Case on Law of Quantum Meruit

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Case Analysis

Puran Lal Sah versus State of UP

Submitted by –

Aseem Agarwal (12PGPIM04)

Nitin Gupta (12PGPIM21)

Rahul Jain (12PGPIM24)

Saumitra Das (12PGPIM28)

Nishant Shah (12PGPIM29)

Supreme Court of India

Puran Lal Sah vs State Of U.P on 21 January, 1971
Equivalent citations: 1971 AIR 712, 1971 SCR (3) 469
Bench: Reddy, P Jaganmohan

PETITIONER:

PURAN LAL SAH

Vs.

RESPONDENT:

STATE OF U.P.

DATE OF JUDGMENT 21/01/1971

BENCH:

REDDY, P. JAGANMOHAN

BENCH:

REDDY, P. JAGANMOHAN

DUA, I.D.

CITATION:

1971 AIR 712 1971 SCR (3) 469

1971 SCC (1) 424

ACT:

Contract-Claim on basis of Quantum Meruit - When sustainable

Brief Facts of the Case

The Public Works Department of the State of UP had issued a tender notice to construct Mile 3 of the Nainital - Bhowali Road. They published Schedule B rates based on the calculation that stone would be available within 26 chains. The appellant inspected the site and found that there was stone available for construction within 26 chains. Satisfied he submitted a tender at 13% below the rates given in Schedule B on 30th September, 1946. Finally the tender was accepted and contract signed on 20th November, 1946.

However when the appellant tried to take stone from the specific area, he was stopped by Cantonment authorities. Furthermore he was not given permission from the Cantonment authorities for the removal of stones. As a result he had to get stone from Gadhera and Bhumedar from a distance of 79 and 110 chains respectively. Also during the construction of the road he encountered very hard shale rock that wasn’t mentioned in the contract as result of which he had to do some extra work. He requested for a higher rate from PWD but was rejected. After that he commenced the work, finally when the work was finished the Executive engineer forwarded his request for a higher rate. In his letter dated 15th June 1950 he mentioned that since the appellant was unable to get the stone from within 26 chains and had to bring it from outside, he is entitled to get extra compensation.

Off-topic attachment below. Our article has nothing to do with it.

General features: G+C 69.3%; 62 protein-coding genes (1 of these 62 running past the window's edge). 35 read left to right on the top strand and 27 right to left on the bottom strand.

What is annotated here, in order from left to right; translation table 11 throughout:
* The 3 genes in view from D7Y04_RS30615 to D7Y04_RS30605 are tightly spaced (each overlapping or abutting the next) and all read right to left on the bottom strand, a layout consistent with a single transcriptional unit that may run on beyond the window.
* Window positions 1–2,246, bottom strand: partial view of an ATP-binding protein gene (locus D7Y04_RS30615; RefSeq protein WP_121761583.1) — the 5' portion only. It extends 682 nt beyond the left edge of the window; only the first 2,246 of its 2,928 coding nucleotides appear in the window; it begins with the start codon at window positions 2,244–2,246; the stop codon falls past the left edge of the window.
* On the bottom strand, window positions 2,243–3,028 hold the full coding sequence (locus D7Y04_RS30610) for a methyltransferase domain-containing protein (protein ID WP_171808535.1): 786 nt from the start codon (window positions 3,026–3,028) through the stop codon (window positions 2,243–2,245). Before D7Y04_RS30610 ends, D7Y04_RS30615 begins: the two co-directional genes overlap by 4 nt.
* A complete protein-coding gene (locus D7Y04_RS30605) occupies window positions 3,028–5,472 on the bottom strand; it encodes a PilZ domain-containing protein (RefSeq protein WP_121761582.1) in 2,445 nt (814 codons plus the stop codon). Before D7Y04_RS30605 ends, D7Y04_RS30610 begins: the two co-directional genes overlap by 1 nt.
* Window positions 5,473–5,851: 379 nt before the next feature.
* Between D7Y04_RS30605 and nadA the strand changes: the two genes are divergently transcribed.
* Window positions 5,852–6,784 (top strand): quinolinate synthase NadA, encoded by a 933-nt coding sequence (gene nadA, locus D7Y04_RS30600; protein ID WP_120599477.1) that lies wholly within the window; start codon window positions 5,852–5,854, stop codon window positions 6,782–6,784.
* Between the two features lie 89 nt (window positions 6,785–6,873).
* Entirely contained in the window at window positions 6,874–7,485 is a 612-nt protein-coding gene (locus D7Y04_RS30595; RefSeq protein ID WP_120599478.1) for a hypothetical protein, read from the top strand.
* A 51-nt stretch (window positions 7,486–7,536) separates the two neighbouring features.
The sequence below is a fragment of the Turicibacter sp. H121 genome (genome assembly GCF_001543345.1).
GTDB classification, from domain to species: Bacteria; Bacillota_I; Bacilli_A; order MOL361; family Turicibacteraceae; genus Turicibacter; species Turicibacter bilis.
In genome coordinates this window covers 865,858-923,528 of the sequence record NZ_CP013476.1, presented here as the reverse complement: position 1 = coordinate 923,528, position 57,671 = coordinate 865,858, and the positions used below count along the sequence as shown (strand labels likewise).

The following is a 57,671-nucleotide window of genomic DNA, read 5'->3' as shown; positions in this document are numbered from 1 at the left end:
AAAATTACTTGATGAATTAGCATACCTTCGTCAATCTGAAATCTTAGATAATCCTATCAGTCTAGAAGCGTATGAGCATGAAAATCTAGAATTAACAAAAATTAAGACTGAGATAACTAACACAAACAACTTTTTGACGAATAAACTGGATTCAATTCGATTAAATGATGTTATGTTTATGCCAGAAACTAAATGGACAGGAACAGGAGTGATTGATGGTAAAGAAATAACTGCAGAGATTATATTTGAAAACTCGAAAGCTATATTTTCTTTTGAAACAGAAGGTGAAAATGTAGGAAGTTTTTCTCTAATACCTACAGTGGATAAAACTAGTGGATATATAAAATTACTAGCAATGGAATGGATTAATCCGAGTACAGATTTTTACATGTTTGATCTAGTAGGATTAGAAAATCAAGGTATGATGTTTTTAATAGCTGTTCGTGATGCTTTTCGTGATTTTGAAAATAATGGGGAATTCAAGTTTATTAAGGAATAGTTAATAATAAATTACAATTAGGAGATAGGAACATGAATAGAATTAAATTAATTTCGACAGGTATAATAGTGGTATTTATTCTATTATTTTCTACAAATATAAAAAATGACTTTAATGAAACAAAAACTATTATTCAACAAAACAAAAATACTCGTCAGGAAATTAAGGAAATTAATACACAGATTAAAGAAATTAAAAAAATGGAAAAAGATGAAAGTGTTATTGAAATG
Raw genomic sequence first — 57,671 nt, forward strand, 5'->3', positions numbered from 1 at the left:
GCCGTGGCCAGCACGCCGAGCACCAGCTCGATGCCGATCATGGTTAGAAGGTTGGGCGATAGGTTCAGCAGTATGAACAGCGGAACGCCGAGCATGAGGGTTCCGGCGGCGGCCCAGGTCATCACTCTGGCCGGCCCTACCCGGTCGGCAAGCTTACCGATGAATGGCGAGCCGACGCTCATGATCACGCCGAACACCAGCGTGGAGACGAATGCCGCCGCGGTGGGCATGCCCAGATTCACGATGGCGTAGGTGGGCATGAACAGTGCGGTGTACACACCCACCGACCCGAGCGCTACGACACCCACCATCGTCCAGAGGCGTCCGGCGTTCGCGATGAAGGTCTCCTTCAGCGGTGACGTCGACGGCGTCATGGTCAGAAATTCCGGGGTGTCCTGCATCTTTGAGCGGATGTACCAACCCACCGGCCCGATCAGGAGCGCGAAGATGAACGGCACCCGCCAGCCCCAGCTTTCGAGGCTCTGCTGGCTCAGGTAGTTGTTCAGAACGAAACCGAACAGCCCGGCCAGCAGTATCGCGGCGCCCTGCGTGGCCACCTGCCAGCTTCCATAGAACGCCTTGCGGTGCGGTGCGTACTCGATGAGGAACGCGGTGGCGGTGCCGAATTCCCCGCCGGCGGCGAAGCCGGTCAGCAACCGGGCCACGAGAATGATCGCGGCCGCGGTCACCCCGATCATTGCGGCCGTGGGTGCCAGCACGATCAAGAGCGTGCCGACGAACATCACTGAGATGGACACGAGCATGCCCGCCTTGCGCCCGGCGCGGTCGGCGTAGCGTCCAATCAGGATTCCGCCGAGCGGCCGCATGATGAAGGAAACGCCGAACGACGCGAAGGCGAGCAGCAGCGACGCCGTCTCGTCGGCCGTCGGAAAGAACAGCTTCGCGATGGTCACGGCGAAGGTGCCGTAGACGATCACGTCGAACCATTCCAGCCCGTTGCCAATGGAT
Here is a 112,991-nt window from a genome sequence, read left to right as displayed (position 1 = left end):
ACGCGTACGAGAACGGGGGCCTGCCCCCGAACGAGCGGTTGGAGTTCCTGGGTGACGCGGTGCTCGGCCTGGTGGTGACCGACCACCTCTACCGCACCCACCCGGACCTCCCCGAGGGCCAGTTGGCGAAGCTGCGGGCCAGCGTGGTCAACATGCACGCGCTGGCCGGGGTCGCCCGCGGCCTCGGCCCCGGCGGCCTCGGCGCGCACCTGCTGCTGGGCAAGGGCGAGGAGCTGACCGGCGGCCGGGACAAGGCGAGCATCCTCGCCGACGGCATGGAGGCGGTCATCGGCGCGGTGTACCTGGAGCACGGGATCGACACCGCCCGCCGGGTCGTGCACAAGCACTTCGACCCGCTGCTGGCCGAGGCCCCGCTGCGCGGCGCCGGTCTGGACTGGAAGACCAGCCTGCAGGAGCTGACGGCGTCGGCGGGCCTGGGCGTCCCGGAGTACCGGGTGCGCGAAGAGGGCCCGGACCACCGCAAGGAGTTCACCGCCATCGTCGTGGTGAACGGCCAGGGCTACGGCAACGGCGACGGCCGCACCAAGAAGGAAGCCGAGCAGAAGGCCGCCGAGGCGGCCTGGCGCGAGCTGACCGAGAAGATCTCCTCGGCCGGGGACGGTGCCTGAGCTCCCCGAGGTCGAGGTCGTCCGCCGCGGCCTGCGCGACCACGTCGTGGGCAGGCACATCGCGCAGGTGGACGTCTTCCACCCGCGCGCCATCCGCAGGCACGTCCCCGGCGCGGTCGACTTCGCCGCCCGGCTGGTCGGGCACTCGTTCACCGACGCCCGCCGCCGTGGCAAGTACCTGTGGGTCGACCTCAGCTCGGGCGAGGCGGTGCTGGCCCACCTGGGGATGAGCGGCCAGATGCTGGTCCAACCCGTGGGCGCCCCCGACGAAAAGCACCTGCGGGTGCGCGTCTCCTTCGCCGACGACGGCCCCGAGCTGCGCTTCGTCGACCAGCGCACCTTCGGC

Under para 5 of the contract the appellant must be prepared to execute the work at original tender rate in excess of the given quantities of work upto 30 % and if he works in excess of 30% he is entitled to refuse the work if the rates are not increased. Since the appellant worked in excess of 30% he claimed a higher rate of payment for this extra work – Rs 48,840 due as balance together with interest by way of damages at 12% amounting to Rs 17,582 making a total of Rs 66,422.

When this claim was rejected the appellant gave notice under Section 80 of the CPC and filed a suit for the above amount. The defendant-respondent resisted the suit due to 3 reasons –

1) No assurance was given to the appellant by officers of the PWD as alleged by them.

2) Quantity of very hard shale rock shown by the appellant was false.

3) Under para 5 of the contract the appellant must be prepared to execute the work at original tender rate in excess of the given quantities of work upto 30 % and if he works in excess of 30% he must intimate to Engineer-in-charge in writing his willingness or refusal to do extra work at original rates and if he refuses to carry on at the original rates he is required to settle fresh rates for increased work over 30% before doing the work. The appellant did no such thing but continued to work even after it went in excess of 30%.

The trial court held issues 1, 2, 6 and 7 in favour of the appellant while issues 3, 4 and 5 were decided against him. As a result a decree for a sum of Rs 20,495 for extra lead plus Rs 1,653 for extra work done under the item very hard shale and Rs 4,155 interest by way of damages on Rs 22,158 making it a total of Rs 26,313 was passed with interest at 3 per cent per annum. The High court however reversed the decree for 2 reasons –...
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